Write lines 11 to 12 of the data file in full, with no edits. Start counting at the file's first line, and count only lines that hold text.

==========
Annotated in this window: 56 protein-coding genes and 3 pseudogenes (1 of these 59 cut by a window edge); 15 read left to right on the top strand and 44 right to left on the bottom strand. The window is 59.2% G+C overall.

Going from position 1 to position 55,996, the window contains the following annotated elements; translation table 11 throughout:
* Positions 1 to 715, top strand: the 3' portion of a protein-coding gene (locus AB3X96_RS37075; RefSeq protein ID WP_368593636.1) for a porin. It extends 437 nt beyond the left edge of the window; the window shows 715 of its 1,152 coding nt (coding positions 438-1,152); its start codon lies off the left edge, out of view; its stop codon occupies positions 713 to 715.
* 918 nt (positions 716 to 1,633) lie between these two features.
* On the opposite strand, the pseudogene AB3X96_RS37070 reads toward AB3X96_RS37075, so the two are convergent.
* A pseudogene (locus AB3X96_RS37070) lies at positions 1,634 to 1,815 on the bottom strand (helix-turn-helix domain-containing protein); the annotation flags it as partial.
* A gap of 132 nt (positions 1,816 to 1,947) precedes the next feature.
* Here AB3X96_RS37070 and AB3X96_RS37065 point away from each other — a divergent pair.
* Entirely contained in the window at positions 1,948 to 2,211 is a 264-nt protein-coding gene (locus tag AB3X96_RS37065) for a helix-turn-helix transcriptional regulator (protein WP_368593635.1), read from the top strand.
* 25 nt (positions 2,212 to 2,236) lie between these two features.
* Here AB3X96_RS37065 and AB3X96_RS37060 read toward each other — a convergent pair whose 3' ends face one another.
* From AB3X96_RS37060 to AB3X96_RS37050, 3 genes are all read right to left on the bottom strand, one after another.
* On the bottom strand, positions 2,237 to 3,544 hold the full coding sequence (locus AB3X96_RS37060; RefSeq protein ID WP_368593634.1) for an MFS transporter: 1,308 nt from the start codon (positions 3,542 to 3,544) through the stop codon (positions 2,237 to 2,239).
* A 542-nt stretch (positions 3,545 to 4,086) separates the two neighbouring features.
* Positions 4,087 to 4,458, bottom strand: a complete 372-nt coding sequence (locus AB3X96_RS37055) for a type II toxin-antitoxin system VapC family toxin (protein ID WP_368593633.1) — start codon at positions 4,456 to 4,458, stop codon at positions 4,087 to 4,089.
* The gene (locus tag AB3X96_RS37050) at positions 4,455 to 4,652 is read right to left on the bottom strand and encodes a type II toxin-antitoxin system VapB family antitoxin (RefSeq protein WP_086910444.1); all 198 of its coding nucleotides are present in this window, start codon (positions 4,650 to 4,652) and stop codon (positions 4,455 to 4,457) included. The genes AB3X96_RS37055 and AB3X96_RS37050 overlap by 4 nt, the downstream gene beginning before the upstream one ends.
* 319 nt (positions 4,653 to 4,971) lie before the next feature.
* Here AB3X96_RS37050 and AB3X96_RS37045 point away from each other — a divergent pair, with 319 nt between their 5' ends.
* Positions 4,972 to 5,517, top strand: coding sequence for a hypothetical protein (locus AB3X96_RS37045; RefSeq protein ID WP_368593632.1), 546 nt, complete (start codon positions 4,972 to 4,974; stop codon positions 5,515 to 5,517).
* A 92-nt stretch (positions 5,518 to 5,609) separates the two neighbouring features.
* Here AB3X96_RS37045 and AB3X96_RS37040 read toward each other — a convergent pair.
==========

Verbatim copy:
* Here AB3X96_RS37065 and AB3X96_RS37060 read toward each other — a convergent pair whose 3' ends face one another.
* From AB3X96_RS37060 to AB3X96_RS37050, 3 genes are all read right to left on the bottom strand, one after another.